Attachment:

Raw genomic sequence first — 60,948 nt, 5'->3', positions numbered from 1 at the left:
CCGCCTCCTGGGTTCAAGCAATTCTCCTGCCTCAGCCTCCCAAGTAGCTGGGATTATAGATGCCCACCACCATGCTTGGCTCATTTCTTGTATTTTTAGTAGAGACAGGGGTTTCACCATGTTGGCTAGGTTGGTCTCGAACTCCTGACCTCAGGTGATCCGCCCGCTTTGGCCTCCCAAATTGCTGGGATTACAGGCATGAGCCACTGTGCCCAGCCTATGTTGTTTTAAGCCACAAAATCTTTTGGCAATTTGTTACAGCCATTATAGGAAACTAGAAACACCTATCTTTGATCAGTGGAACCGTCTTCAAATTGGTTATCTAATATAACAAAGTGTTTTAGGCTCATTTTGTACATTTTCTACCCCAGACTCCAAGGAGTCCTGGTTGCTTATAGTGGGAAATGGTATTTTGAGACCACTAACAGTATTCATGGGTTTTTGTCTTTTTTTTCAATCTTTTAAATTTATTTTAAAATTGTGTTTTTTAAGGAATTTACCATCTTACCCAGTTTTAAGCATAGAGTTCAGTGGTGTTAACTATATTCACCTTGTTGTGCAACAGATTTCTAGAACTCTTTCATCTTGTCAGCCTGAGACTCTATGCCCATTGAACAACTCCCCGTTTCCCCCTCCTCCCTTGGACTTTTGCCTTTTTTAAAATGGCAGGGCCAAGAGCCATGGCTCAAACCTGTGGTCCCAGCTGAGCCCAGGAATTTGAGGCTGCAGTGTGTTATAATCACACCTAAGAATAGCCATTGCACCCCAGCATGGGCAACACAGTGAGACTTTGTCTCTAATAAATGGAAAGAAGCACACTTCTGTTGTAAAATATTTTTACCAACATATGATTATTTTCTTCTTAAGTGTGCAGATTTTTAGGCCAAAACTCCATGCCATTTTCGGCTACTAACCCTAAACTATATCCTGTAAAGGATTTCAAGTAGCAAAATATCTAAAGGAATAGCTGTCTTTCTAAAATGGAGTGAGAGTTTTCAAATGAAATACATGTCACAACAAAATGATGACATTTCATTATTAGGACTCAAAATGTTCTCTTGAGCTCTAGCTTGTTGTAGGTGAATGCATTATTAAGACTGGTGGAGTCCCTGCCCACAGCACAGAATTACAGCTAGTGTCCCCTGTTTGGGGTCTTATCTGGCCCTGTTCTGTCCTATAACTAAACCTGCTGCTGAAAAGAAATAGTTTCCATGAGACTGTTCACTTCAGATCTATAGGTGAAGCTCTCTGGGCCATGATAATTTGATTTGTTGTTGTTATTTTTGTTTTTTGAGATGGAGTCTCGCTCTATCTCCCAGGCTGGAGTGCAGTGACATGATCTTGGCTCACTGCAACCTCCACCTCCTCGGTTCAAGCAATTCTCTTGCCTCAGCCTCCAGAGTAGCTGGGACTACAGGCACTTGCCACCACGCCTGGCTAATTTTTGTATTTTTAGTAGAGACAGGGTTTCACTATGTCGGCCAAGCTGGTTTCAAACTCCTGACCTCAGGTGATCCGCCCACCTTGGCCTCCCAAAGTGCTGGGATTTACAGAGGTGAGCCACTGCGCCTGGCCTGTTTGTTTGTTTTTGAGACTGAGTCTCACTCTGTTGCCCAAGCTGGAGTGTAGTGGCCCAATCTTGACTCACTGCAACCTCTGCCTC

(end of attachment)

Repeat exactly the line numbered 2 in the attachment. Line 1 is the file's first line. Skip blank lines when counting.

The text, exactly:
CCGCCTCCTGGGTTCAAGCAATTCTCCTGCCTCAGCCTCCCAAGTAGCTGGGATTATAGATGCCCACCACCATGCTTGGCTCATTTCTTGTATTTTTAGTAGAGACAGGGGTTTCACCATGTTGGCTAGGTTGGTCTCGAACTCCTGACCTCAGGTGATCCGCCCGCTTTGGCCTCCCAAATTGCTGGGATTACAGGCATGAGCCACTGTGCCCAGCCTATGTTGTTTTAAGCCACAAAATCTTTTGGCAATTTGTTACAGCCATTATAGGAAACTAGAAACACCTATCTTTGATCAGTGGAACCGTCTTCAAATTGGTTATCTAATATAACAAAGTGTTTTAGGCTCATTTTGTACATTTTCTACCCCAGACTCCAAGGAGTCCTGGTTGCTTATAGTGGGAAATGGTATTTTGAGACCACTAACAGTATTCATGGGTTTTTGTCTTTTTTTTCAATCTTTTAAATTTATTTTAAAATTGTGTTTTTTAAGGAATTTACCATCTTACCCAGTTTTAAGCATAGAGTTCAGTGGTGTTAACTATATTCACCTTGTTGTGCAACAGATTTCTAGAACTCTTTCATCTTGTCAGCCTGAGACTCTATGCCCATTGAACAACTCCCCGTTTCCCCCTCCTCCCTTGGACTTTTGCCTTTTTTAAAATGGCAGGGCCAAGAGCCATGGCTCAAACCTGTGGTCCCAGCTGAGCCCAGGAATTTGAGGCTGCAGTGTGTTATAATCACACCTAAGAATAGCCATTGCACCCCAGCATGGGCAACACAGTGAGACTTTGTCTCTAATAAATGGAAAGAAGCACACTTCTGTTGTAAAATATTTTTACCAACATATGATTATTTTCTTCTTAAGTGTGCAGATTTTTAGGCCAAAACTCCATGCCATTTTCGGCTACTAACCCTAAACTATATCCTGTAAAGGATTTCAAGTAGCAAAATATCTAAAGGAATAGCTGTCTTTCTAAAATGGAGTGAGAGTTTTCAAATGAAATACATGTCACAACAAAATGATGACATTTCATTATTAGGACTCAAAATGTTCTCTTGAGCTCTAGCTTGTTGTAGGTGAATGCATTATTAAGACTGGTGGAGTCCCTGCCCACAGCACAGAATTACAGCTAGTGTCCCCTGTTTGGGGTCTTATCTGGCCCTGTTCTGTCCTATAACTAAACCTGCTGCTGAAAAGAAATAGTTTCCATGAGACTGTTCACTTCAGATCTATAGGTGAAGCTCTCTGGGCCATGATAATTTGATTTGTTGTTGTTATTTTTGTTTTTTGAGATGGAGTCTCGCTCTATCTCCCAGGCTGGAGTGCAGTGACATGATCTTGGCTCACTGCAACCTCCACCTCCTCGGTTCAAGCAATTCTCTTGCCTCAGCCTCCAGAGTAGCTGGGACTACAGGCACTTGCCACCACGCCTGGCTAATTTTTGTATTTTTAGTAGAGACAGGGTTTCACTATGTCGGCCAAGCTGGTTTCAAACTCCTGACCTCAGGTGATCCGCCCACCTTGGCCTCCCAAAGTGCTGGGATTTACAGAGGTGAGCCACTGCGCCTGGCCTGTTTGTTTGTTTTTGAGACTGAGTCTCACTCTGTTGCCCAAGCTGGAGTGTAGTGGCCCAATCTTGACTCACTGCAACCTCTGCCTC